• dehydrates the wound bed23.
Understand the role of the skin

The role of the skin in wound healing

  • How does the skin work?
  • The three different layers of skin
  • Four factors that affect the integrity of the skin

References

View references
  1. Gottrup, F., Apelqvist, J. and Price, P. (2010). Outcomes in controlled and comparative studies on non-healing wounds: recommendations to improve the quality of evidence in wound management. Journal of Wound Care, 19(6), 239-268.
  2. Flanagan, M. (2013). Chapter 5: Principles of Wound management. In M. Flanagan (Editor), Wound Healing and Skin Integrity. Principles and Practice (pp. 66-86). West Sussex: John Wiley & Sons, Ltd.
  3. Queen, D., Harding, K. (2013). Chapter 17: Dressings: The Healing Revolution. In M. Flanagan (Editor), Wound Healing and Skin Integrity. Principles and Practice (pp. 278-90). West Sussex: John Wiley & Sons, Ltd.
  4. Field, C. K., Kerstein, M. D. (1994). Overview of Wound Healing in a Moist Environment. American Journal of Surgery, 167(1AS) 2S-6S
  5. Dyson, M., Young, S., Pendle, C. L., Webster, D. F. and Lang, S. M. (1988). Comparison of the effects of moist and dry conditions on dermal repair. The Journal of Investigative Dermatology, 91(5),
  6. Vogt, P. M., Andree, C., Breuing, K., Liu, P. Y., Slama, J., Helo, G. and Eriksson, E. (1995). Dry, Moist, and Wet Skin Wound Repair. Annals of Plastic Surgery, 34(5), 493-500.
  7. Baranoski, S., Ayello, E. (2012). Wound Dressings: An Evolving Art and Science. Advances in Skin and Wound Care, 25:87-92
  8. Madden, M. R., Nolan, E., Finkelstein, J. L., Yurt, R. W., Smeland, J., Goodwin, C.W., Hefton, J. and Staiano-Coico, L. (1989). Comparison of an occlusive and semi-occlusive dressing and the effect of the wound exudate upon keratinocyte proliferation. The Journal of Trauma, 29(7), 924-931.
  9. Winter, G. D. (1962). Formation of the scab and the rate of epithelialization of superficial wounds in the skin of the young domestic pig. Nature, 193, 293-294.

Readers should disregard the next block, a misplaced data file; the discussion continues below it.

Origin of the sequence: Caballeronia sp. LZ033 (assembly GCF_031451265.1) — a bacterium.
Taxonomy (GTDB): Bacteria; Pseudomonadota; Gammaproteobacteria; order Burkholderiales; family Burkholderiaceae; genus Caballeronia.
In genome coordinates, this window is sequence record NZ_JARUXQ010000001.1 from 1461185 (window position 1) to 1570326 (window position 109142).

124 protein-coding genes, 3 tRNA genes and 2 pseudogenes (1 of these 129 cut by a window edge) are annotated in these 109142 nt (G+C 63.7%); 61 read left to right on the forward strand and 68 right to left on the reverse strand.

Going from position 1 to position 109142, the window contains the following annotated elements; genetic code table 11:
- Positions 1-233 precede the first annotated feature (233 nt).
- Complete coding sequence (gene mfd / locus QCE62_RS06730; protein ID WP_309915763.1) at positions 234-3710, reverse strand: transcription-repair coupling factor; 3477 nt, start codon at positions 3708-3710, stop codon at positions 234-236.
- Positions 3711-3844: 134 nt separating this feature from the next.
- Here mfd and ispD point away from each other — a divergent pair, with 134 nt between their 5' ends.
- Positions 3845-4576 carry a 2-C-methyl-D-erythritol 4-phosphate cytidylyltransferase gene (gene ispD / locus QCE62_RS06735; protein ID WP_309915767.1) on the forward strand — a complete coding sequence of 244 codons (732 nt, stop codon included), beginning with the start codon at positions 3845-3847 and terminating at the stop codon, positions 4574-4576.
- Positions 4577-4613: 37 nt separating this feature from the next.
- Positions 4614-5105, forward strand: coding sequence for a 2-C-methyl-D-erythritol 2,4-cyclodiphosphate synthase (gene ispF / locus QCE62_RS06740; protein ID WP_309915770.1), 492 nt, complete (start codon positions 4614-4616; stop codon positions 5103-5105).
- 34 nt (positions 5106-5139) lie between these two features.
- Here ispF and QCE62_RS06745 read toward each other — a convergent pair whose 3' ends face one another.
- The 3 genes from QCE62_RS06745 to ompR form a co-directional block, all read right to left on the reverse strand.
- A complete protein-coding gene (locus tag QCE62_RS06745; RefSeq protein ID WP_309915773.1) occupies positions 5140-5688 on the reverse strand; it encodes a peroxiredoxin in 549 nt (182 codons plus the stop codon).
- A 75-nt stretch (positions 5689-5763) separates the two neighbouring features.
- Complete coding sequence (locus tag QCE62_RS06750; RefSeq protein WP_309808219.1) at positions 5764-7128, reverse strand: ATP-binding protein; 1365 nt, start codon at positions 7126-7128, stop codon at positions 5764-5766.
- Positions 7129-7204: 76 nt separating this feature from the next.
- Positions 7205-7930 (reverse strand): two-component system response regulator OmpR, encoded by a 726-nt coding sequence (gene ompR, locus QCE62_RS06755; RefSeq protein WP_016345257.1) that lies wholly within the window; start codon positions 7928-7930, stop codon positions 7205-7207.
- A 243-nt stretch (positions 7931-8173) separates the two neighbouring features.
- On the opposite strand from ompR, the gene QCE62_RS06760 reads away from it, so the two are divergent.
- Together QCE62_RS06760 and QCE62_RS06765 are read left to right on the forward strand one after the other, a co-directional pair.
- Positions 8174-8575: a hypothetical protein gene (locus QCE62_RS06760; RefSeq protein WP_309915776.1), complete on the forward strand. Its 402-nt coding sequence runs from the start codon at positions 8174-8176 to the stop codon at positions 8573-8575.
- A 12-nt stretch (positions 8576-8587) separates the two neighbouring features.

10. Heyer K., Augustin, M., Protz, K., Herberger, K., Spehr, C. and Rustenbach, S. J. (2013). Effectiveness of Advanced versus Conventional Wound Dressings on Healing of Chronic Wounds - Systematic Review and Meta-Analysis. Dermatology, 226(2), 172-184.
  11. Jones, V., Grey, J. E. and Harding, K. G. (2006). Wound dressings. British Medical Journal, 332(7544), 777-780.
  12. Weinstein, M. L. (1998). Update on Wound Healing: A review of the Literature. Military Medicine, 163(9), 620-624
  13. Thomas, S. (1997). Assessment and management of wound exudate. Journal of Wound Care, 6(7), 327-330.
  14. Cohen, B. J. (2005) Chapter 13: The Blood. In Cohen, B. J. (Editor), The Human Body in Health and Disease. 10ed, 262-81.
  15. International Wound Infection Institute (IWII) (2016). Wound Infection in Clinical Practice - Principles of best practice. Wounds International. 1-32.
  16. Rodrigues, J., Mitta, N. (2011). Diabetic Foot and Gangrene. Gangrene - Current Concepts and Management Options, InTech 121-144
  17. EONS (2015). Recommendations for the Care of Patients with Malignant Fungating Wounds. European Oncology Nursing Society, 1-30.
  18. Junker, J. P. E., Kamel, R. A., Caterson, E. J. and Eriksson, E. (2013). Clinical Impact Upon Wound Healing and Inflammation in Moist, Wet, and Dry Environments. Advances in Wound Care, 2(7), 348-356.
  19. Ruben, B. (2014). Clearing the Air About Moist vs. Dry Wound Healing. Wound Source. Available at: www.woundsource.com
  20. Hurd T. (2012). Evaluating the costs and benefits of innovations in chronic wound care products and practices. Ostomy Wound Management, June, 1-15.
  21. Moffatt, C. J. (2002). Pain at wound dressing changes. EWMA Position Document, 1-18.
  22. Jones, V., Grey, J. E. and Harding, K. G. (2006). Wound dressings. British Medical Journal, 332(7544), 777-780.
  23. Ovington, L. G. (2001) Hanging Wet-to-Dry Dressings Out to Dry. Home Healthcare Nurse, 19(8) 477-484.
  24. Foster, L. and Moore, P. (1997). The application of cellulose fibre dressings in surgical wounds. Journal of Wound Care, 6(10), 469-473.
  25. Fleck, C. A. (2009). Why 'Wet to Dry'? Journal of the American College of Certified Wound Specialists, 1(4) 109-113
  26. Martin, M. (2013). Chapter 3: Physiology of Wound Healing. In Flanagan M. (Editor), Wound Healing and Skin Integrity. Principles and Practice (pp. 33-51). West Sussex: John Wiley & Sons, Ltd
  27. Dowsett et al. (2020). Closing the gap between the evidence and clinical practice – a consensus report on exudate management (11(3)) (def. exudate pooling)Snyder RJ Managing dead space: an overview. Podiatry Management. October 2005.